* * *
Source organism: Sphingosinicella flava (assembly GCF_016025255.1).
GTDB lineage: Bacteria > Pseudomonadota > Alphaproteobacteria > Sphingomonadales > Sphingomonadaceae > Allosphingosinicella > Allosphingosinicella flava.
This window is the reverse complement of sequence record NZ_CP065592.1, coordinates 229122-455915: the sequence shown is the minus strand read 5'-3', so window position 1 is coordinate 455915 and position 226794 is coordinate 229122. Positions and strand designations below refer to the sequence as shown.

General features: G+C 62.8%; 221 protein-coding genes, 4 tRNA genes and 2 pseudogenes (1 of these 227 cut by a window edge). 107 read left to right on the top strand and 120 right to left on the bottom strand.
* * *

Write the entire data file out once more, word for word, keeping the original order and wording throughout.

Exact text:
Source organism: Sphingosinicella flava (assembly GCF_016025255.1).
GTDB lineage: Bacteria > Pseudomonadota > Alphaproteobacteria > Sphingomonadales > Sphingomonadaceae > Allosphingosinicella > Allosphingosinicella flava.
This window is the reverse complement of sequence record NZ_CP065592.1, coordinates 229122-455915: the sequence shown is the minus strand read 5'-3', so window position 1 is coordinate 455915 and position 226794 is coordinate 229122. Positions and strand designations below refer to the sequence as shown.

General features: G+C 62.8%; 221 protein-coding genes, 4 tRNA genes and 2 pseudogenes (1 of these 227 cut by a window edge). 107 read left to right on the top strand and 120 right to left on the bottom strand.